In order to avoid fluctuations in the volume flow (“flow rate”) in the area of the pump, I let them run unregulated at maximum power and redirect the volume flow with the help of bypass A instead. There, a fairly well dosed ball valve is used, which already helps to lower the volume flow in the large circuit through the “short circuit” via the bypass A. As a result, the volume flows are divided between the large and small circuit, so that the pump itself does not get a significant back pressure, which in turn could then push down the speed.

In order to be able to make an initial reference measurement here, the reference measuring device is first activated via the 2-way switch. With the fairly precise pressure control valve in the return of the large circuit, which relies on a large reduction by a screw thread, I can now adjust its volume flow relatively precisely and above all constantly and without large fluctuations.  Even with larger volume flows around 3 l/m (i.e. 180 l/h), the measured fluctuation is only a maximum of 0.01 l/m.

If you are wondering why I did not position the valve in the lead-up, you can give a relatively simple answer. For the volume flow as such, the position in the circuit is rather unimportant, however, turbolenzen are created at the valve, which one wants to avoid as much as possible before an eneflow. In addition, the accumulation of air bubbles in front of the components to be tested can be almost completely excluded. By the way, the whole structure is flat and apart from the components, the hose is largely symmetrical.

In order to determine the volume flow, I therefore rely on a well-defined measuring structure, which is not “picked apart” in the meantime. The centerpiece is a special, high-precision ultrasonic flow meter in the form of the Keyence FD-Q10C. This clampable flow meter works completely non-contact and does not affect the flow in the circuit. The accuracy far exceeds that of the mechanical solutions, so that here after calibration one gets a real reference value for the current volume flow.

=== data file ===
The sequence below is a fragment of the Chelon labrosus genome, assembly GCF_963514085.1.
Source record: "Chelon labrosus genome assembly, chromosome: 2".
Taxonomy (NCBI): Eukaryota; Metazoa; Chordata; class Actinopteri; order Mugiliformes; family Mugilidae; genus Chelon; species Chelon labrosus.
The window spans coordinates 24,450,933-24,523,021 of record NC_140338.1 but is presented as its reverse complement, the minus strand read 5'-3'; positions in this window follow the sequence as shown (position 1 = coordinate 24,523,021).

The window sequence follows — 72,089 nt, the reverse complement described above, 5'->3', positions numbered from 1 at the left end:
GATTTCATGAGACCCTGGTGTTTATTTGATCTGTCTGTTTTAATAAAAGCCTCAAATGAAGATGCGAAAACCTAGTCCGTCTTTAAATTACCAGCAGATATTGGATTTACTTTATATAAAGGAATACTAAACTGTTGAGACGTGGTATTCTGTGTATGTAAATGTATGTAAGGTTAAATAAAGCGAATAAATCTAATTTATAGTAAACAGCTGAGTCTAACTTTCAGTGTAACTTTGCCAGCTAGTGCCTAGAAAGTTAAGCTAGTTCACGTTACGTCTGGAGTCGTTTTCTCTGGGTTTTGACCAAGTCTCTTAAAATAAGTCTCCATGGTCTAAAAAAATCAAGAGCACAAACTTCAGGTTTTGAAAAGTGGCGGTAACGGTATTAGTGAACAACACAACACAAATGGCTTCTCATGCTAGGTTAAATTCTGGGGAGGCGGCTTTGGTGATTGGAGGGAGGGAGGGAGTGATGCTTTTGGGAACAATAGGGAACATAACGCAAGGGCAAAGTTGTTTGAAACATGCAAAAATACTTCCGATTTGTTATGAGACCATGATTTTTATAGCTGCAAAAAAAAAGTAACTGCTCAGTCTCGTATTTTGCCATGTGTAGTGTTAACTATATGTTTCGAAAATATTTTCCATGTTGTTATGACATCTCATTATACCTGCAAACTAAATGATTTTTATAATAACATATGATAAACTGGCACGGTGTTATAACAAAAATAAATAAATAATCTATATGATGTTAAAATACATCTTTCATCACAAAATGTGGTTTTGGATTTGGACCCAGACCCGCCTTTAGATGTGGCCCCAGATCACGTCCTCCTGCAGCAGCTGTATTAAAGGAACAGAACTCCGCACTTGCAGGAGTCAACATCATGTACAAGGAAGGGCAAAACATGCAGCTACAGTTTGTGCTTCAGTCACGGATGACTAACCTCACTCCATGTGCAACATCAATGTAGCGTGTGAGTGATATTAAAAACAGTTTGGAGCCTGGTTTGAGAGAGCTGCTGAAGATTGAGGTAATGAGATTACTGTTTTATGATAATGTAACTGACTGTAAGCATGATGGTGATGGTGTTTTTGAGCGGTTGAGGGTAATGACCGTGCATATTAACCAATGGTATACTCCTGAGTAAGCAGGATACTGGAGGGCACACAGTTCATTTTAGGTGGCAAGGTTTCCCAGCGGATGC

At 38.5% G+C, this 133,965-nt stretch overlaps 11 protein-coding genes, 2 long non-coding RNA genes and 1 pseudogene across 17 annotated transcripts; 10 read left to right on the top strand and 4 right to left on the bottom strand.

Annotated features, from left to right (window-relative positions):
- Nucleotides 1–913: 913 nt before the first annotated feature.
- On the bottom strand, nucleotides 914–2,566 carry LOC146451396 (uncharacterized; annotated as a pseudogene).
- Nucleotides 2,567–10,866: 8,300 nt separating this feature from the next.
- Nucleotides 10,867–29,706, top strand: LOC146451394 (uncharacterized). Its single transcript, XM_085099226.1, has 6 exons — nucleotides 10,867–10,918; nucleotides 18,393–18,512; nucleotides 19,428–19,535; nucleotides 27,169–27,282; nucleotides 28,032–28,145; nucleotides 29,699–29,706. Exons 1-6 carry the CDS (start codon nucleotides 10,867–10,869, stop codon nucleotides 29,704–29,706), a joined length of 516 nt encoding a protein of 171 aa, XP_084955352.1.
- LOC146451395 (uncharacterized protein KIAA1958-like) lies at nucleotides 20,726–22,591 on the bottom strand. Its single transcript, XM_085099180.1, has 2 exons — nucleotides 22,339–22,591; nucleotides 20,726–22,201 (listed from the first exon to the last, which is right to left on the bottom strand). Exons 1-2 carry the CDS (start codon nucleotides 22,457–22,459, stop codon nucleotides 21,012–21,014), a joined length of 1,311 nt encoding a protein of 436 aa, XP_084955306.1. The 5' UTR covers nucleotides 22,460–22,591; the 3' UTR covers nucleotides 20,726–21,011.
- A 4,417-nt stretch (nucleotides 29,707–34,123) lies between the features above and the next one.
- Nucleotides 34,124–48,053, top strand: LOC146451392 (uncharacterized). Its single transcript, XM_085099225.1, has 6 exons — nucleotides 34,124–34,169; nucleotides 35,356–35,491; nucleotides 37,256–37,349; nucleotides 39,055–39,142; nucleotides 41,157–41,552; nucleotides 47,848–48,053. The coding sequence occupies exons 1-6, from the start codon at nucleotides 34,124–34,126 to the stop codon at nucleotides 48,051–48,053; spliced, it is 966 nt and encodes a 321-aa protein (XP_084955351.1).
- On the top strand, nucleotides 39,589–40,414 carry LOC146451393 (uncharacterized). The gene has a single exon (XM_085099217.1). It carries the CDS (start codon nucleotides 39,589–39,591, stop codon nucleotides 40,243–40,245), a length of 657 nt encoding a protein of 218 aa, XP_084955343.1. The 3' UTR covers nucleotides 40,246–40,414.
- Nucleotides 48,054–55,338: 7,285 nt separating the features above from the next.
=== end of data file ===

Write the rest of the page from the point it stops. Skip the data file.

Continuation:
The whole thing is fed via a special 4-pin M12 cable from an external power supply. In order to meet the pipe section used under the terminal exactly, I had the assembled components matched once again in a friendly laboratory in series connection to a calibrated device (M 1). The current volume flow is generally measured in litres per minute (l/m), not per hour. In addition to the limit value determination, the device also offers differential measurements and a freely definable zero point.

Equipped in this way, you can now also evaluate flow-sensures in the measuring circuit and always have the possibility to switch between this test object and the reeference sensor in real time for multiple valuations in order to detect a possible drift of the volume flow and, if necessary, to adjust something. The measurement results on the second page show how the whole thing can then be applied in practice and what can be gained from it in terms of knowledge.

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About the author

Igor Wallossek

Editor-in-chief and name-giver of igor'sLAB as the content successor of Tom's Hardware Germany, whose license was returned in June 2019 in order to better meet the qualitative demands of web content and challenges of new media such as YouTube with its own channel.

Computer nerd since 1983, audio freak since 1979 and pretty much open to anything with a plug or battery for over 50 years.